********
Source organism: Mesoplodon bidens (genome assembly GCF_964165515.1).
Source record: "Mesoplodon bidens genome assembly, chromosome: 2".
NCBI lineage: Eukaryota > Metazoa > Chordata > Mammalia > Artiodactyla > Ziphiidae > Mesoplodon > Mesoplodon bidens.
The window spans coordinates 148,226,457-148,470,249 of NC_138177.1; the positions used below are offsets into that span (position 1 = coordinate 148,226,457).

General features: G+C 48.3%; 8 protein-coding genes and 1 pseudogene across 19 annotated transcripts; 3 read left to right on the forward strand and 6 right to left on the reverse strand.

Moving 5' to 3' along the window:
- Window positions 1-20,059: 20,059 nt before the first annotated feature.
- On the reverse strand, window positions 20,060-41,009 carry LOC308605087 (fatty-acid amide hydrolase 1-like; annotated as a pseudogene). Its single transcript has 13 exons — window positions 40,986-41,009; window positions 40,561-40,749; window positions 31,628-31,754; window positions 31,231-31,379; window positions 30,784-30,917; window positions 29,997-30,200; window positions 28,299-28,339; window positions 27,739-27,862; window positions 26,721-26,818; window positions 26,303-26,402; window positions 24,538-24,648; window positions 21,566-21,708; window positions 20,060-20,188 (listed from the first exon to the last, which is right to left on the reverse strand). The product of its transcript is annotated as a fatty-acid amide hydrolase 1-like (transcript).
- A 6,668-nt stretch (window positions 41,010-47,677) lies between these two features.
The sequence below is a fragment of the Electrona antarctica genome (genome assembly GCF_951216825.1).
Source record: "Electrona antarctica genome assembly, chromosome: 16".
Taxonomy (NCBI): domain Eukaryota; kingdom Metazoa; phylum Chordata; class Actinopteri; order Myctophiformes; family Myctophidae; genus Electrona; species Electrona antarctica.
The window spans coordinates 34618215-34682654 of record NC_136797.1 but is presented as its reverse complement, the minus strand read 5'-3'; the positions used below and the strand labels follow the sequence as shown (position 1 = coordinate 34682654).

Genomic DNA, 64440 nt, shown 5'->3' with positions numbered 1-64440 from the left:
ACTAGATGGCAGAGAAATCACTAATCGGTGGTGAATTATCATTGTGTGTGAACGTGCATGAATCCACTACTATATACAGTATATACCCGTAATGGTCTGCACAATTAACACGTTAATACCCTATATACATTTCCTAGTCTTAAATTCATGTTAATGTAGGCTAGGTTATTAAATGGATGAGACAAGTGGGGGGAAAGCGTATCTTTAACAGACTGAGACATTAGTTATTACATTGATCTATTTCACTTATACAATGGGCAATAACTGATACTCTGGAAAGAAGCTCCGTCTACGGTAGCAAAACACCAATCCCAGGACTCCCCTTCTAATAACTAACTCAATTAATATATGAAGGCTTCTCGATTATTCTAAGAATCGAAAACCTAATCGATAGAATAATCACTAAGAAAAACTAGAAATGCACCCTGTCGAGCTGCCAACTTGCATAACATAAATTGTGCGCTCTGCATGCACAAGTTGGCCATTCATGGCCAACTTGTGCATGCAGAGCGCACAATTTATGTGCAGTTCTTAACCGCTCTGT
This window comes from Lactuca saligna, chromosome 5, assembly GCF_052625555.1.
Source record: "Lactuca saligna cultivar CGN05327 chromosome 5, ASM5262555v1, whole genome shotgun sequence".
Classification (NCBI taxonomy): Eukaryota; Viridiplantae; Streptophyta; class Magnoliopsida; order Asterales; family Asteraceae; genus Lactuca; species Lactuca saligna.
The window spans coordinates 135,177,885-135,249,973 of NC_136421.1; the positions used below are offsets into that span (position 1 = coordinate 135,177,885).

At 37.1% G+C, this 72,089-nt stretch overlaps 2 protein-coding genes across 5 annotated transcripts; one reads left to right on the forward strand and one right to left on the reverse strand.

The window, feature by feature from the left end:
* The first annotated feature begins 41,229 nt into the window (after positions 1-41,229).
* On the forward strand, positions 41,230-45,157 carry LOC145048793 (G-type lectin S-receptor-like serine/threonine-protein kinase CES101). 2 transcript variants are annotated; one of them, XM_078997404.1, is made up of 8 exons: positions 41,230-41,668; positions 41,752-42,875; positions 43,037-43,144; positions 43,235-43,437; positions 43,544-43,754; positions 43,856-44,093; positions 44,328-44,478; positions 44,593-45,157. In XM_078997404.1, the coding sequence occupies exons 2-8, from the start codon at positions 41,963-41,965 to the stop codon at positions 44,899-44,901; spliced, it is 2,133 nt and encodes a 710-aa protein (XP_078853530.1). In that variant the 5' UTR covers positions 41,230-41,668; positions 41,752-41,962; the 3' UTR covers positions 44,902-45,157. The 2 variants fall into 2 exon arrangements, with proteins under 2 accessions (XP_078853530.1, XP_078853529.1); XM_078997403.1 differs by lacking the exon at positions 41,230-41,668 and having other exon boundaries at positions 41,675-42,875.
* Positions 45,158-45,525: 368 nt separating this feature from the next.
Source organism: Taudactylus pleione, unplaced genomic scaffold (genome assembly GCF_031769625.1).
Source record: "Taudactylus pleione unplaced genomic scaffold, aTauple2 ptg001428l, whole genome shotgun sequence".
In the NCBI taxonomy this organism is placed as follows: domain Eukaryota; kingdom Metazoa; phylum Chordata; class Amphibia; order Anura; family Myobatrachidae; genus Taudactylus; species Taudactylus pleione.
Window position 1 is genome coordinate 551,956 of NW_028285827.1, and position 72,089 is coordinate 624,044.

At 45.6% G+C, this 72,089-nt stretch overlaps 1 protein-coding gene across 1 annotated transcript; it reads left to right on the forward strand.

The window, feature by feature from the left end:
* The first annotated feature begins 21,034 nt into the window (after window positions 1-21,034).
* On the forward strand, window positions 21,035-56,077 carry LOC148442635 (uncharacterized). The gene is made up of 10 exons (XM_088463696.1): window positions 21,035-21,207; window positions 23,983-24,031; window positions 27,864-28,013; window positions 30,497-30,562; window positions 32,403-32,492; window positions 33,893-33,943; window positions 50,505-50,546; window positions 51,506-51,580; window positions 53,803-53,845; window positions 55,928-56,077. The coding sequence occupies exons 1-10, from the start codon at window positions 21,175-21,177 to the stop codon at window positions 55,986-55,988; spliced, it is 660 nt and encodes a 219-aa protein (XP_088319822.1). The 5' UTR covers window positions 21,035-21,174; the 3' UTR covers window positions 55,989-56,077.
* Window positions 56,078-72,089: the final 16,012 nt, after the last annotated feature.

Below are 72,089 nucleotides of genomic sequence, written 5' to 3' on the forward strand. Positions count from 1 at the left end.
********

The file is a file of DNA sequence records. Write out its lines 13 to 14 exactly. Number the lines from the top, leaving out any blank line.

The window spans coordinates 34618215-34682654 of record NC_136797.1 but is presented as its reverse complement, the minus strand read 5'-3'; the positions used below and the strand labels follow the sequence as shown (position 1 = coordinate 34682654).

Genomic DNA, 64440 nt, shown 5'->3' with positions numbered 1-64440 from the left: